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I'm making a program which has a main menu that asks the user to input an option and store it in integer option1, which is looked up in dictionary options. The corresponding function is then run. The following code works if the functions have no parameters:

options = {0 : FunctionZero,    # Assign functions to the dictionary
            1 : FunctionOne,
            2 : FunctionTwo,
            3 : FunctionThree}

options[option1]()    # Call the function

If the functions have parameters the above code doesn't work as the () part assumes the functions have no parameters, but I tried the following, which stores the functions' names and parameters in tuples within the dictionary:

options = {0 : (FunctionZero,""),    # FunctionsZero, FunctionOne
            1 : (FunctionOne,""),    # and FunctionTwo have no parameters
            2 : (FunctionTwo,""),
            3 : (FunctionThree,True)}    # FunctionThree has one parameter

if options[option1][1] == "":    # Call the function
    options[option1][0]()
else:
    options[option1][0](options[option1][1])

This code seems to work fine, but I was wondering if there's a better way to do this, especially if the functions require several parameters? In other languages like C# I'd probably use a switch or case statement (which is not in Python) and I'm avoiding using if...elif statements for this.

0

3 Answers 3

23

I would do this using functools.partial to specify the arguments when the dictionary is created:

from functools import partial

options = {0: FunctionZero,   
           1: FunctionOne,    
           2: FunctionTwo,
           3: partial(FunctionThree, True)} 

Note that this also allows additional parameters to be passed when the function is called (as long as all the functions in the dictionary have the same parameters missing after partial has been called):

def test(one, two, three=None, four=None):
    ...

def test2(one, two, three=None):
    ...

options = {1: partial(test, 1, three=3, four=4),
           2: partial(test2, 1, three=3)}

...

options[choice](2) # pass the 'two' argument both functions still require
1
  • This is exactly what I needed! Btw you're missing a comma in the value of options[2]. Commented May 25, 2017 at 13:53
9

Sure. In Python, functions can take positional or keyword arguments. For most functions, arguments can be passed in either way, but that’s not necessarily the case for all functions, so we do need to keep them separate. Positional arguments are in an iterable (often list or tuple), and keyword arguments are in a dictionary from strings to values.

We could then represent each function as a tuple of function, positional arguments, and keyword arguments:

options = {
    0: (function_zero, [], {}),
    1: (function_one, [], {}),
    2: (function_two, [], {}),
    3: (function_three, [True], {}),
    4: (function_four, [], {'kwarg': True}),  # takes a keyword argument
}

Then you could call them like this:

func, args, kwargs = options[option1]
func(*args, **kwargs)

But if you’re always going to just pass in a constant, there’s a better way: just create little no-argument wrappers for each function that call the function how you want it to be called:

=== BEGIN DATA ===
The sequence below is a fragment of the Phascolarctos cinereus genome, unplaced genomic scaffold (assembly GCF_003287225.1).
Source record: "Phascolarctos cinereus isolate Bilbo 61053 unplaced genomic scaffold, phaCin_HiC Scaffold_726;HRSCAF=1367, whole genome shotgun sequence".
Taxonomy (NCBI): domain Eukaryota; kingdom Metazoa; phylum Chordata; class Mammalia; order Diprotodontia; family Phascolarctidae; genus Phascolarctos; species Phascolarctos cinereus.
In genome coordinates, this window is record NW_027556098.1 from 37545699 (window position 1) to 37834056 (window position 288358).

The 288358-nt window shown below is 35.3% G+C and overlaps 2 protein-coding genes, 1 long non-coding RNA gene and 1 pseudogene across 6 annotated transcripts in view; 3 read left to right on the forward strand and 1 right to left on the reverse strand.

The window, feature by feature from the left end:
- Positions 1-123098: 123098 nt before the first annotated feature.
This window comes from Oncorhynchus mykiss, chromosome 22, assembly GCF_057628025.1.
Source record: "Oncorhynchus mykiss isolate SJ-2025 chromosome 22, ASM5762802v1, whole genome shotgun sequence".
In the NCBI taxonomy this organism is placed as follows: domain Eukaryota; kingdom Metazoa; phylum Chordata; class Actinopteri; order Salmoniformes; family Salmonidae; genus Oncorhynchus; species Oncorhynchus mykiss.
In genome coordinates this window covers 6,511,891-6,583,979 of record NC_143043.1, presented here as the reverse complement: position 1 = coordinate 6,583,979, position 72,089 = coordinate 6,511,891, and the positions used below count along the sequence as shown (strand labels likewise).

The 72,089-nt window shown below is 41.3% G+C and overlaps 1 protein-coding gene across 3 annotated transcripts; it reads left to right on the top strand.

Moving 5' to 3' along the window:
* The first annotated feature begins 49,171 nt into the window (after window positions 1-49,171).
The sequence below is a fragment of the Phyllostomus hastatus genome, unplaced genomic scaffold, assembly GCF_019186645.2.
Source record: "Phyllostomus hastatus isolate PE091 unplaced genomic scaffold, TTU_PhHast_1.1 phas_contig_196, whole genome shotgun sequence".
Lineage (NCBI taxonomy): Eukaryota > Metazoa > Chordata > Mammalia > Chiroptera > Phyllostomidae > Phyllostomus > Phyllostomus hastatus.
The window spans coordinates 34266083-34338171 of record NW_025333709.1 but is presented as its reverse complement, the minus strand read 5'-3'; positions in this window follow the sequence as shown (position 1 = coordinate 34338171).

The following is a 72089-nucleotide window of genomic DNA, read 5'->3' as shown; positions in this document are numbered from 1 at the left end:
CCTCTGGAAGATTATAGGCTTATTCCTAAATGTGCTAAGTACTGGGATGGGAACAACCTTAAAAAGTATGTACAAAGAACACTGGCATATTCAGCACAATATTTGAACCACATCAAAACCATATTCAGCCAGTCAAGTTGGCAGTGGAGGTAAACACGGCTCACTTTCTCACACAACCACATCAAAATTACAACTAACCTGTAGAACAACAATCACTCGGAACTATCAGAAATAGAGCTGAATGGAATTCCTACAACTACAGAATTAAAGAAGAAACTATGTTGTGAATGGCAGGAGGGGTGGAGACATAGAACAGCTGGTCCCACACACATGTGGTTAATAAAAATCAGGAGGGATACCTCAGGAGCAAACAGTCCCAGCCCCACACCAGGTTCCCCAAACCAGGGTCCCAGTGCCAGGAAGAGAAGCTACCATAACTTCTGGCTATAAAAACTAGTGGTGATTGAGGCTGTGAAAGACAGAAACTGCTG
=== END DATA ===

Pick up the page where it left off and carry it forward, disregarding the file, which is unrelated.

options = {
    0: function_zero,
    1: function_one,
    2: function_two,
    3: lambda: function_three(True),
    4: lambda: function_four(kwarg=True),
}

Then use your first method:

options[option1]()

As detailed in jonrsharpe’s answer, you can also use functools.partial rather than a lambda. As he notes, this has the advantage of being able to append some of your own arguments:

options[option1]('hello')  # adds 'hello' to previously-specified arguments

If you don’t need this functionality, though, a zero-parameter lambda will serve you just fine.

3
  • I like the consistency of representing all of the functions as tuples.
    – Ruben9922
    Commented Dec 19, 2018 at 10:11
  • For representing functions as tuples (1st way you mentioned) and using partial functions (as in @jonrsharpe's answer), is one way preferable to the other?
    – Ruben9922
    Commented Dec 19, 2018 at 10:20
  • 1
    @Ruben9922: I personally like the second approach where everything is just a function because it makes the call sites simple, but it's hard to say there's an objective reason to prefer one over the other; they both work fine.
    – icktoofay
    Commented Aug 25, 2019 at 7:19
4

To add to icktoofay's answer, if you want to pass an argument to the lambda just do the following:

def printDouble( number ):
    print number * 2

options = {
    1: lambda num: printDouble(num)
}

options[1](4)    #this prints 8

By adding the parameter for lambda before the ":" you state that the lambda receives a parameter and it is used then in the function it calls.

Also if you don't want to use lambdas you can use the usual way

def printDouble( num ):
    print num * 2

def printHalf( num ):
    print half / 2

functionDictionary = {
    'Double': printDouble,
    'Half'  : printHalf
}

functionDictionary['Double'](2)    #This prints 4
1
  • 1
    The issue is that the functions in the dictionary take different numbers of arguments. Note that, in the question, "" signified that the function took no arguments (as opposed to "" being an argument).
    – Ruben9922
    Commented Sep 5, 2019 at 20:35

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